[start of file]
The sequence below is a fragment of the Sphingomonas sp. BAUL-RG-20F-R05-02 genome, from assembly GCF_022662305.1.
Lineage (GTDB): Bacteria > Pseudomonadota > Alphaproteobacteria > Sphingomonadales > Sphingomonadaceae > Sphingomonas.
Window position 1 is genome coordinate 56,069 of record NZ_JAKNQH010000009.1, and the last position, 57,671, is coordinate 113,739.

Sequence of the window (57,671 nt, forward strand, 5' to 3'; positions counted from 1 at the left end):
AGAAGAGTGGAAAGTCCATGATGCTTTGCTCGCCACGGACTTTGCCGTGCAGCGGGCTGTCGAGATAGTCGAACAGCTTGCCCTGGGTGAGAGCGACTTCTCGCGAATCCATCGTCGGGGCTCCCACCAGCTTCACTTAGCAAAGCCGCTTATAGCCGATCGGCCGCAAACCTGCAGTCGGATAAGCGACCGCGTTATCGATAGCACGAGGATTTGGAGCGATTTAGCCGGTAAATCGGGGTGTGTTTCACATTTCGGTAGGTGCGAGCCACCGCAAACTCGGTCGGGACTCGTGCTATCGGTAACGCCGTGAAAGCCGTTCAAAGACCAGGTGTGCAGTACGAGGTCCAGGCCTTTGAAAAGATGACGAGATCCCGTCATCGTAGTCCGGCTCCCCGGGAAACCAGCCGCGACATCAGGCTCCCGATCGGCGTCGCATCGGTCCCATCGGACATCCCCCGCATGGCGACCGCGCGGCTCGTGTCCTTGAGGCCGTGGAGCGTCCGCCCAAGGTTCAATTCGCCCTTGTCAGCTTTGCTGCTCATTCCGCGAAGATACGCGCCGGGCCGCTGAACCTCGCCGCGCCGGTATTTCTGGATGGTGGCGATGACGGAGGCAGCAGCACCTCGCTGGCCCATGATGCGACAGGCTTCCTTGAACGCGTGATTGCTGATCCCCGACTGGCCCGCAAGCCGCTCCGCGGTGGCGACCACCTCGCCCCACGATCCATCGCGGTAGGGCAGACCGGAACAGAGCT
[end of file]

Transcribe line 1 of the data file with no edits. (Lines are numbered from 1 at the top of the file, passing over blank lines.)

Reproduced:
The sequence below is a fragment of the Sphingomonas sp. BAUL-RG-20F-R05-02 genome, from assembly GCF_022662305.1.